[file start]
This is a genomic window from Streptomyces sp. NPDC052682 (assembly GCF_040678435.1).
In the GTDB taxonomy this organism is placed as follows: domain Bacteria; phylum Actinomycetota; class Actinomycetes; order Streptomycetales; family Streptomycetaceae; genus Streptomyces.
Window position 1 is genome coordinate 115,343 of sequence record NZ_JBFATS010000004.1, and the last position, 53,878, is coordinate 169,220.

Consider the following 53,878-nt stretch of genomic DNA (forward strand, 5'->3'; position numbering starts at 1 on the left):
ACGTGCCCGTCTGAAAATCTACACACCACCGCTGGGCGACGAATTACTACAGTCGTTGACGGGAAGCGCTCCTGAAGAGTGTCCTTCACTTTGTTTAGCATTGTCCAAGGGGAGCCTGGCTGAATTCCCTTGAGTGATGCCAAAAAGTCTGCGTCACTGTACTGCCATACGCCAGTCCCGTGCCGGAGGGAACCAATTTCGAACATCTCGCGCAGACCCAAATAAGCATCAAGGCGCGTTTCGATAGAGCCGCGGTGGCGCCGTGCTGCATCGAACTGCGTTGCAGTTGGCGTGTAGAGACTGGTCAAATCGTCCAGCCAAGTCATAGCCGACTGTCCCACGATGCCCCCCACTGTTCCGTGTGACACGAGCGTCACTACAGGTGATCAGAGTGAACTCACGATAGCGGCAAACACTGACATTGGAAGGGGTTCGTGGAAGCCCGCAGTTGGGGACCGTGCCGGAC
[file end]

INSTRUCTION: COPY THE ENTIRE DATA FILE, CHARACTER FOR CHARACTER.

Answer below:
This is a genomic window from Streptomyces sp. NPDC052682 (assembly GCF_040678435.1).
In the GTDB taxonomy this organism is placed as follows: domain Bacteria; phylum Actinomycetota; class Actinomycetes; order Streptomycetales; family Streptomycetaceae; genus Streptomyces.
Window position 1 is genome coordinate 115,343 of sequence record NZ_JBFATS010000004.1, and the last position, 53,878, is coordinate 169,220.

Consider the following 53,878-nt stretch of genomic DNA (forward strand, 5'->3'; position numbering starts at 1 on the left):
ACGTGCCCGTCTGAAAATCTACACACCACCGCTGGGCGACGAATTACTACAGTCGTTGACGGGAAGCGCTCCTGAAGAGTGTCCTTCACTTTGTTTAGCATTGTCCAAGGGGAGCCTGGCTGAATTCCCTTGAGTGATGCCAAAAAGTCTGCGTCACTGTACTGCCATACGCCAGTCCCGTGCCGGAGGGAACCAATTTCGAACATCTCGCGCAGACCCAAATAAGCATCAAGGCGCGTTTCGATAGAGCCGCGGTGGCGCCGTGCTGCATCGAACTGCGTTGCAGTTGGCGTGTAGAGACTGGTCAAATCGTCCAGCCAAGTCATAGCCGACTGTCCCACGATGCCCCCCACTGTTCCGTGTGACACGAGCGTCACTACAGGTGATCAGAGTGAACTCACGATAGCGGCAAACACTGACATTGGAAGGGGTTCGTGGAAGCCCGCAGTTGGGGACCGTGCCGGAC